A piece of code generated in asymmetric-key encryption process, paired with a public key, to be used in decrypting information hashed with the public key.
A private key generally refers to an alphanumeric string that is generated at the creation of a crypto wallet address and serves as its password or the access code. Whoever has access to a private key has absolute control over its corresponding wallet, access to the funds contained within, and can transfer or trade assets and use the account for other purposes.
Thanks to the irreversible nature of blockchain and the cryptographic derivation of private keys, it is impossible to change private keys. Therefore, once a user suspects that an unauthorized entity or person knows his private key, the only possible way to secure the funds is through creation of, and transfer to, a new wallet.
There are several ways in which the private keys are stored. The basic and the most vulnerable method is the direct seed code, for instance “e0c9795a7fcf4ad2b7a257952dc5151ab1c865a02d88a41b7885b5f4e15b5879”.
Some wallets also use general encrypted files accessible through a password, which is simply a level above raw key. However, the most common method is through generation of mnemonic 12-24 phrases using the BIP39 protocol. This makes them easier to remember but hard to guess; e.g “shampoo plane stingray gully mollusk anyway clarify observing echo bazooka heading replica.”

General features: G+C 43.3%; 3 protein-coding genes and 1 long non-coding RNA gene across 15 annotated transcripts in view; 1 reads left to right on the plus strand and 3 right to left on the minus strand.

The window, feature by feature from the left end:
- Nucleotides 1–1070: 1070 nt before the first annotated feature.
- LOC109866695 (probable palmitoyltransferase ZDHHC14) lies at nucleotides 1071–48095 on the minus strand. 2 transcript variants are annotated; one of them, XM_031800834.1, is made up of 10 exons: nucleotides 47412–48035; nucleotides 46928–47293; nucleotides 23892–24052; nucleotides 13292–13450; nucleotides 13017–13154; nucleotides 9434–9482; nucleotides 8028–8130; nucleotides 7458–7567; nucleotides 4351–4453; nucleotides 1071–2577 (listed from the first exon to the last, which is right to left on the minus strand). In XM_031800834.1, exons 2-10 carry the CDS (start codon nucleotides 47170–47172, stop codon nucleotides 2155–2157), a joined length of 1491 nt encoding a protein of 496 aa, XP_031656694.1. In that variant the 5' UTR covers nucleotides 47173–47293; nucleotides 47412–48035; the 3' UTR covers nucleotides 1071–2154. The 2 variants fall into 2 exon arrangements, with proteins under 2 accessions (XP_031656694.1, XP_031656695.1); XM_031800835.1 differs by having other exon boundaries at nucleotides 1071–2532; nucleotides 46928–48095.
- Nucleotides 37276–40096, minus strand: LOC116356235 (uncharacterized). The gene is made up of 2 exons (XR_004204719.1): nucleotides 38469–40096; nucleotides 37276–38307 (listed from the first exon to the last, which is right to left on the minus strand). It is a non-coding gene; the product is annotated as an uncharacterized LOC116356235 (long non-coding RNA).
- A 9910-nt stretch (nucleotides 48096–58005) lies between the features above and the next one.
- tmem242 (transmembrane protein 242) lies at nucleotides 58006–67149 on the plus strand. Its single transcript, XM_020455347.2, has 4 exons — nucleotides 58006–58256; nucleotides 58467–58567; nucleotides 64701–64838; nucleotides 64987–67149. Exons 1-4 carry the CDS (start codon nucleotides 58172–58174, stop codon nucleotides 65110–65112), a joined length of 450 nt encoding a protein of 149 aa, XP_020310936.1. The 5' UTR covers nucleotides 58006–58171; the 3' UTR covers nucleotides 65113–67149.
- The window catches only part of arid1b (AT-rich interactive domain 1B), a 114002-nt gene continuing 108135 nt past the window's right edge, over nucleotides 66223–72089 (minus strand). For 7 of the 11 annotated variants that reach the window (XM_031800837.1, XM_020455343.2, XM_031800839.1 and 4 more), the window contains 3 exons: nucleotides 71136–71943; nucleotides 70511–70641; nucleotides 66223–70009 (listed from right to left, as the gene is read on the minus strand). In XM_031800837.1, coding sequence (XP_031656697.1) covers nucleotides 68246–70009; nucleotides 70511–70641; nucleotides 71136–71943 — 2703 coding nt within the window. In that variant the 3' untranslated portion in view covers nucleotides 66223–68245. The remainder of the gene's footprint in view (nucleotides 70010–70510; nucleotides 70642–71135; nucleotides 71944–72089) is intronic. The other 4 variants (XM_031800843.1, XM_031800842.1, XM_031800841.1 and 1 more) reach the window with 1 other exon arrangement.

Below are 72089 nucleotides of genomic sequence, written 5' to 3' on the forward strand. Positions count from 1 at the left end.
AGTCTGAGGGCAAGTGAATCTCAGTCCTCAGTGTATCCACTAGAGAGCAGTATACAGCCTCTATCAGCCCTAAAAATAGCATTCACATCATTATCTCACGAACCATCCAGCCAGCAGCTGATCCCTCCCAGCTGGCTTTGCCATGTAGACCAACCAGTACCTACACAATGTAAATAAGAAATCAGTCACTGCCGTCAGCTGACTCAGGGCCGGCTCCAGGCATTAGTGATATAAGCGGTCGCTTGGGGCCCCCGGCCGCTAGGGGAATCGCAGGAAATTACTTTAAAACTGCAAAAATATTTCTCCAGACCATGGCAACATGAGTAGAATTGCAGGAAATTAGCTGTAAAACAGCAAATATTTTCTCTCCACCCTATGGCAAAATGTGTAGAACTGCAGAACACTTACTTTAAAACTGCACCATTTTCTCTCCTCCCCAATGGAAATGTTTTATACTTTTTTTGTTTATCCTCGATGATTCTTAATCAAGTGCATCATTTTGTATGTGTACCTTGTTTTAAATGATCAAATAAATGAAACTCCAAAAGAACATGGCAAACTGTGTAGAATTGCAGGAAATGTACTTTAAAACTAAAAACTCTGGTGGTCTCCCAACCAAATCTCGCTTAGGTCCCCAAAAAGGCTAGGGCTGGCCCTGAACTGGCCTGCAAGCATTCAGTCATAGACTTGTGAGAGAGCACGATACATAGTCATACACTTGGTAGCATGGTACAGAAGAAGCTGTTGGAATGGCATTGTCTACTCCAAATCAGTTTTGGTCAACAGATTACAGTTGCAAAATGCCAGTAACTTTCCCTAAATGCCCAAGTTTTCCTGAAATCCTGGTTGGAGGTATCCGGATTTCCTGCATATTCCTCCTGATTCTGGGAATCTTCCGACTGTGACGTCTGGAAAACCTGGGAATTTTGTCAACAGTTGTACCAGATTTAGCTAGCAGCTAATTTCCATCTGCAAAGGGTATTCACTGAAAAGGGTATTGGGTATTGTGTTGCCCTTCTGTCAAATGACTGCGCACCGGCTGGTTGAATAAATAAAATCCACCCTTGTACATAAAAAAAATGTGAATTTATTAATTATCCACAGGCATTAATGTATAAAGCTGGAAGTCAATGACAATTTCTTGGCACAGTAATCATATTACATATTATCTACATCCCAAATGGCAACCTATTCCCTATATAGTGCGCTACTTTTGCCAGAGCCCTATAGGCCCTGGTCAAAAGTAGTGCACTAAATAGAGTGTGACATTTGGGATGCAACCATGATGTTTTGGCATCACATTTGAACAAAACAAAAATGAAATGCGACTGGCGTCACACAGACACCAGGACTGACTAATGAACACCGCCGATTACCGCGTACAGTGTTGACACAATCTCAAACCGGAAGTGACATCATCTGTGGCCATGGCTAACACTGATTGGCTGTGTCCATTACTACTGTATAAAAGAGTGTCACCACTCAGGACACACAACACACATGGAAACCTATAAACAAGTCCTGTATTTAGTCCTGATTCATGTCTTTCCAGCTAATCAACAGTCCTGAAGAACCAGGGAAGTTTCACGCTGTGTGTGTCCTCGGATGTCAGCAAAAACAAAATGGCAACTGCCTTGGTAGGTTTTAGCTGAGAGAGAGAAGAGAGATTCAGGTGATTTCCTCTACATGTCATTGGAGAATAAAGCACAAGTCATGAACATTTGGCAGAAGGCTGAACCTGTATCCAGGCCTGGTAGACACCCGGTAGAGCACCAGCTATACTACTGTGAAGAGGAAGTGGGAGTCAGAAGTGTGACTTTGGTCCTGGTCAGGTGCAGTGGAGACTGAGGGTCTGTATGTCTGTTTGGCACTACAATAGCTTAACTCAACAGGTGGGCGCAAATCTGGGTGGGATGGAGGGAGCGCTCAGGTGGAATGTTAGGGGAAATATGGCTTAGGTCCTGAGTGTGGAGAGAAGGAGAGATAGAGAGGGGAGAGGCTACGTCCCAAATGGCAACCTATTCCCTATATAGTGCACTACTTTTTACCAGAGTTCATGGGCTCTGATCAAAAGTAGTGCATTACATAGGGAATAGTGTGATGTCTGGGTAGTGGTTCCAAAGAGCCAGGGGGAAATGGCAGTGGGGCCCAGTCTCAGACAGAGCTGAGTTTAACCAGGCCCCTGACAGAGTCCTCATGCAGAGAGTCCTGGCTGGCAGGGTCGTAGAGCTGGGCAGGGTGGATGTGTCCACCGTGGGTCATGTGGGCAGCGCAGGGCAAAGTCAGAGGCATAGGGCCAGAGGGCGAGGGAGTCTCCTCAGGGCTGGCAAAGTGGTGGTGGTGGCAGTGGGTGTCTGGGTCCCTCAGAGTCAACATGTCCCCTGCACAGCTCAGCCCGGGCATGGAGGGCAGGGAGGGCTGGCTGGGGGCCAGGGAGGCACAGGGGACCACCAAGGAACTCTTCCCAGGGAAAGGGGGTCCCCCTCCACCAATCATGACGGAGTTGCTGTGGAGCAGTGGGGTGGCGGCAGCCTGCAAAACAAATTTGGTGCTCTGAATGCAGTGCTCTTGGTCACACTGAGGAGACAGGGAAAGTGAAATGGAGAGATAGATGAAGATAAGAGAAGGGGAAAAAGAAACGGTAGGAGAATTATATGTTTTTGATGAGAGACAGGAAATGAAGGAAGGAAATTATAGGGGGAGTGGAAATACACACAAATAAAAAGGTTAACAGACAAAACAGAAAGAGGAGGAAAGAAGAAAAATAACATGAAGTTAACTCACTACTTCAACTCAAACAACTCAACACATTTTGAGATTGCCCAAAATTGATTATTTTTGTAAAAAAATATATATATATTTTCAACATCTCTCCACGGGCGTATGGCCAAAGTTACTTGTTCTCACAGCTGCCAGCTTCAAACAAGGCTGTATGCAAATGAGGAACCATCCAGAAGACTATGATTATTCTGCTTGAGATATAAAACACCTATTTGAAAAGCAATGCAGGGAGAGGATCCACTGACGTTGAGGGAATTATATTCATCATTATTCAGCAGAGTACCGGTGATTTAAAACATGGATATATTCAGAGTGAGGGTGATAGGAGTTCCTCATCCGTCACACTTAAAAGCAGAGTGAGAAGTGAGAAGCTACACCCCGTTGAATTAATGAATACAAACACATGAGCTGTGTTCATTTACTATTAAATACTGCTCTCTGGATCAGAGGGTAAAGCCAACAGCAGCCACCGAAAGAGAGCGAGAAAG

Interestingly, some wallets like the CoolWallet S hardware wallet uses numbers instead of words for its recovery seed and then uses a checksum to verify that it’s been correctly recorded at the end. This is to help non-English speakers avoid spelling mistakes such as “plan” instead of “plane.” Such a small mistake could make it impossible to access your wallet.
Regardless of the manner of generation and storage, it’s absolutely critical to safeguard private keys properly. Users are advised to store them offline instead of keeping them on an online device.
Another option is to write them on pieces of paper and keep them inside safes or deposit boxes. The most common way to safeguard them is by using hardware wallets in order for them to be kept offline. There is also a niche category of users that store them on specially designed holders made of titanium and other fire resistant robust materials.
© 2021 COINCU Financial Group Inc. Address: Road Town, Tortola, British Virgin Islands (BVI).
Email us: [email protected]